His solution? Surprise! Surprise! It is that more public monies be spent on organisations run by people like, well, Peter Nordern (who is also a Jesuit, and a further indictment of that order’s intellectual decline):
The Adult Parole Board of Victoria has a difficult task and there will be at times serious reoffending by people under parole supervision. This may well point to the need to increase the effectiveness of the board, its resources and its work…
That way, when criminals “likely to re-offend” do just that, Nordern and other members of the Caring-Industrial Complex will be on hand with further grant applications to redress root causes. It should be noted, just in passing, that Nordern is a former board member of the Australian Council of Social Services, which has never spied a social problem it could not make worse while simultaneously feathering the nests of the middle-class hanky-wringers who all the while insist, in funding application after funding application, that they know better than any how to ameliorate them. As the old joke goes: What sort of people become social workers? Those too stupid to embark on careers in teaching.
Nordern’s column hangs on the escapades of Adrian Bayley, who was turned loose on parole after serving but a few years of a very long sentence for raping and beating prostitutes. No sooner had he been released than he was back in court – Geelong Magistrates Court – where the beak pretty much let him off. He then moved to Brunswick, took up a new career selling ice and, after a number of vicious but non-lethal attacks on random women, raped and murdered ABC employee Jill Meagher.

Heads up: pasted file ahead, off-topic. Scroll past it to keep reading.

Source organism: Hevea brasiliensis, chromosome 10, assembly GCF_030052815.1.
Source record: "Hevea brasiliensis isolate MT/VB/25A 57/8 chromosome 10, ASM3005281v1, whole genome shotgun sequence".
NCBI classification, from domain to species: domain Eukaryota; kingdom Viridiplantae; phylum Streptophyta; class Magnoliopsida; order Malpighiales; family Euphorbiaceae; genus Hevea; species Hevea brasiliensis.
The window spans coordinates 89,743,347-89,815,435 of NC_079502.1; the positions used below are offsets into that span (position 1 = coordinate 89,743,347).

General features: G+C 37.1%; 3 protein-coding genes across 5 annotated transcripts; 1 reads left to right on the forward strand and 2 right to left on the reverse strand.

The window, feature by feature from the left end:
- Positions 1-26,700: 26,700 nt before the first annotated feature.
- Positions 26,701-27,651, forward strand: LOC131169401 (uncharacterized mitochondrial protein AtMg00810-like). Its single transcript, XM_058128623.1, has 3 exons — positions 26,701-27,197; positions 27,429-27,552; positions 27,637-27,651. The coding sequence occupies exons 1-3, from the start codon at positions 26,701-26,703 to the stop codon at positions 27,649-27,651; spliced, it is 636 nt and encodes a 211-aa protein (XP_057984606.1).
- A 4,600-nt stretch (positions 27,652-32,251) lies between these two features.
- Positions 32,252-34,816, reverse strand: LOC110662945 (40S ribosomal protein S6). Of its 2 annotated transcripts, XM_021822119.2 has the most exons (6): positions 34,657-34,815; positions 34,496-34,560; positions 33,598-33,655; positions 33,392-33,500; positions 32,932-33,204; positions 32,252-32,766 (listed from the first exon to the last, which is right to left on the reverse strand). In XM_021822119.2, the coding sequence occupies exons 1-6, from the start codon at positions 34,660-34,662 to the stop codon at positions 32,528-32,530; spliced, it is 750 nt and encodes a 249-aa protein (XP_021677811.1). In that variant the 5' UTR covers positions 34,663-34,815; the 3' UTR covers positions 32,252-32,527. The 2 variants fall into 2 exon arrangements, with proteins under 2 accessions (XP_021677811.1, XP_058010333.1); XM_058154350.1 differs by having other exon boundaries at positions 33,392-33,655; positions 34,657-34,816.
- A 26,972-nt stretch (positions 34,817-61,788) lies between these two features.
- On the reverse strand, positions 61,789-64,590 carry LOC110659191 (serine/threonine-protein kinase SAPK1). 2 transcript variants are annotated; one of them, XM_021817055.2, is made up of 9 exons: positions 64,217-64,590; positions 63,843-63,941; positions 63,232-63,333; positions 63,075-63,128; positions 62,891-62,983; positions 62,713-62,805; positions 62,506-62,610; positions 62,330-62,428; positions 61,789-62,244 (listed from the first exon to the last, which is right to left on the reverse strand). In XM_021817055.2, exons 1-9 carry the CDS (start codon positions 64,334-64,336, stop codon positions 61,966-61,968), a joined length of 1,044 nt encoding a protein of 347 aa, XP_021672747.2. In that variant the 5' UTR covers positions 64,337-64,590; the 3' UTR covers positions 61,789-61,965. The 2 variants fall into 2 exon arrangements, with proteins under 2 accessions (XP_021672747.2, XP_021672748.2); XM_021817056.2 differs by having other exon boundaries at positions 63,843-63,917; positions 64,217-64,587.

Bayley is back in
poison prison, and perhaps Nordern, who has done nicely from consorting with
criminals, should be in an adjoining cell, where the pair could share their
dread of effective steps being taken to actually punish those who need it.
Such a policy might, for example, see the whip brought back for rapists. Feminists are always telling us that rape is a crime of power – one of the few things they say which happens to be true – so why not teach rapists what it is like to be strapped powerless to a frame and hurt without pity, as they do to their victims?
Or what about making prison a thoroughly unpleasant place? It will cost something in the order of $250,000 a year to keep Bayley, a celebrity inmate, in a maximum security wing, where he can be kept safe from fellow criminals who regard rapists and child molesters as specimens even lower than themselves. Were he to be installed in the general prison population, one or other of his fellow lags might well perform a public service homicide and save the taxpayers a considerable sum.
And finally, what about reforming the way judges and magistrates are appointed? In the Rub Hulls era, appointments were naked pay-offs and thank-yous to Labor mates, and those beaks continue to preside. Indeed, in a perfect world, Victorians might even elect judges, as they do in certain US jurisdictions.
What chance do you reckon the Geelong magistrate who turned Bayley free would have of winning another turn on the bench? Minimal, one would imagine – although he could count on the likes of Nordern handing out how to vote cards on his behalf.